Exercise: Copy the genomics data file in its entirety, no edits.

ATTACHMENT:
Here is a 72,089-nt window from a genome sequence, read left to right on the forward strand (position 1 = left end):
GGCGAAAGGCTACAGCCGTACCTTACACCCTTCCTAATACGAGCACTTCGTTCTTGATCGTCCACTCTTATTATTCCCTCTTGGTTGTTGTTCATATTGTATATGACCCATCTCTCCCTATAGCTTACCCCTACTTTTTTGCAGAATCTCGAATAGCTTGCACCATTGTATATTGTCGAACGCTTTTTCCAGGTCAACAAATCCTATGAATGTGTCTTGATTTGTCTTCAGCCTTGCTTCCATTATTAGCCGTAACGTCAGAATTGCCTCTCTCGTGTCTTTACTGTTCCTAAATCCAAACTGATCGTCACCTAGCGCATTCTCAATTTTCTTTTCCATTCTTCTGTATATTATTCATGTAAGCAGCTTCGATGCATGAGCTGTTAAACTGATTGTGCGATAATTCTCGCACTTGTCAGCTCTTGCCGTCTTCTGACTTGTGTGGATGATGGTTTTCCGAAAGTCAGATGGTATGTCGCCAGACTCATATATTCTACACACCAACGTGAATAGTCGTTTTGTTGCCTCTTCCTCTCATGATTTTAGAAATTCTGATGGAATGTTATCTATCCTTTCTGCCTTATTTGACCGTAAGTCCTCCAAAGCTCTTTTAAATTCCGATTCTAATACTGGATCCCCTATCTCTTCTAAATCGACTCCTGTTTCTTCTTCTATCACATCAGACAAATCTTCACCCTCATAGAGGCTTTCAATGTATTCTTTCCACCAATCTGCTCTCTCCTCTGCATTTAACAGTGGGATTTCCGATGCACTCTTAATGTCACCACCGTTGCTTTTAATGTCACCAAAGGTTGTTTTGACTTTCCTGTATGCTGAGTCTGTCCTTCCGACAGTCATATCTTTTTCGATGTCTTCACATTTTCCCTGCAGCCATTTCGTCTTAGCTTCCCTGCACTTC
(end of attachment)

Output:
Here is a 72,089-nt window from a genome sequence, read left to right on the forward strand (position 1 = left end):
GGCGAAAGGCTACAGCCGTACCTTACACCCTTCCTAATACGAGCACTTCGTTCTTGATCGTCCACTCTTATTATTCCCTCTTGGTTGTTGTTCATATTGTATATGACCCATCTCTCCCTATAGCTTACCCCTACTTTTTTGCAGAATCTCGAATAGCTTGCACCATTGTATATTGTCGAACGCTTTTTCCAGGTCAACAAATCCTATGAATGTGTCTTGATTTGTCTTCAGCCTTGCTTCCATTATTAGCCGTAACGTCAGAATTGCCTCTCTCGTGTCTTTACTGTTCCTAAATCCAAACTGATCGTCACCTAGCGCATTCTCAATTTTCTTTTCCATTCTTCTGTATATTATTCATGTAAGCAGCTTCGATGCATGAGCTGTTAAACTGATTGTGCGATAATTCTCGCACTTGTCAGCTCTTGCCGTCTTCTGACTTGTGTGGATGATGGTTTTCCGAAAGTCAGATGGTATGTCGCCAGACTCATATATTCTACACACCAACGTGAATAGTCGTTTTGTTGCCTCTTCCTCTCATGATTTTAGAAATTCTGATGGAATGTTATCTATCCTTTCTGCCTTATTTGACCGTAAGTCCTCCAAAGCTCTTTTAAATTCCGATTCTAATACTGGATCCCCTATCTCTTCTAAATCGACTCCTGTTTCTTCTTCTATCACATCAGACAAATCTTCACCCTCATAGAGGCTTTCAATGTATTCTTTCCACCAATCTGCTCTCTCCTCTGCATTTAACAGTGGGATTTCCGATGCACTCTTAATGTCACCACCGTTGCTTTTAATGTCACCAAAGGTTGTTTTGACTTTCCTGTATGCTGAGTCTGTCCTTCCGACAGTCATATCTTTTTCGATGTCTTCACATTTTCCCTGCAGCCATTTCGTCTTAGCTTCCCTGCACTTC